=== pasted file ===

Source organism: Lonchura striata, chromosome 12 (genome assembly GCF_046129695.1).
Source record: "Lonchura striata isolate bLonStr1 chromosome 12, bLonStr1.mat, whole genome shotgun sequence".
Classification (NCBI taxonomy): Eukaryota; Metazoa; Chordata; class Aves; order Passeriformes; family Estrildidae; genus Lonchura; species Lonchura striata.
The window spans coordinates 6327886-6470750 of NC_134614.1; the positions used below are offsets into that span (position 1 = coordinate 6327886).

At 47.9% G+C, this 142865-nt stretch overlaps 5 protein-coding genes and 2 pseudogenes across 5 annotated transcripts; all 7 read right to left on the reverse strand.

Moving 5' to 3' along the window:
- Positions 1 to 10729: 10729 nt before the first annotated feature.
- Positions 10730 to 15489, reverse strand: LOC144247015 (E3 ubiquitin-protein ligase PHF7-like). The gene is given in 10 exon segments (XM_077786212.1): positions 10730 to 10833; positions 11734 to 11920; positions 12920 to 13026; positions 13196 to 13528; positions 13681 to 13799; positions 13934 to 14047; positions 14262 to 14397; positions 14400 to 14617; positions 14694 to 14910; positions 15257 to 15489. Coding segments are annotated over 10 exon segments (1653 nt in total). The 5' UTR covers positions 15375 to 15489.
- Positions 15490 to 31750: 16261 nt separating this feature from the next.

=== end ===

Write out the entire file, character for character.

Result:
Source organism: Lonchura striata, chromosome 12 (genome assembly GCF_046129695.1).
Source record: "Lonchura striata isolate bLonStr1 chromosome 12, bLonStr1.mat, whole genome shotgun sequence".
Classification (NCBI taxonomy): Eukaryota; Metazoa; Chordata; class Aves; order Passeriformes; family Estrildidae; genus Lonchura; species Lonchura striata.
The window spans coordinates 6327886-6470750 of NC_134614.1; the positions used below are offsets into that span (position 1 = coordinate 6327886).

At 47.9% G+C, this 142865-nt stretch overlaps 5 protein-coding genes and 2 pseudogenes across 5 annotated transcripts; all 7 read right to left on the reverse strand.

Moving 5' to 3' along the window:
- Positions 1 to 10729: 10729 nt before the first annotated feature.
- Positions 10730 to 15489, reverse strand: LOC144247015 (E3 ubiquitin-protein ligase PHF7-like). The gene is given in 10 exon segments (XM_077786212.1): positions 10730 to 10833; positions 11734 to 11920; positions 12920 to 13026; positions 13196 to 13528; positions 13681 to 13799; positions 13934 to 14047; positions 14262 to 14397; positions 14400 to 14617; positions 14694 to 14910; positions 15257 to 15489. Coding segments are annotated over 10 exon segments (1653 nt in total). The 5' UTR covers positions 15375 to 15489.
- Positions 15490 to 31750: 16261 nt separating this feature from the next.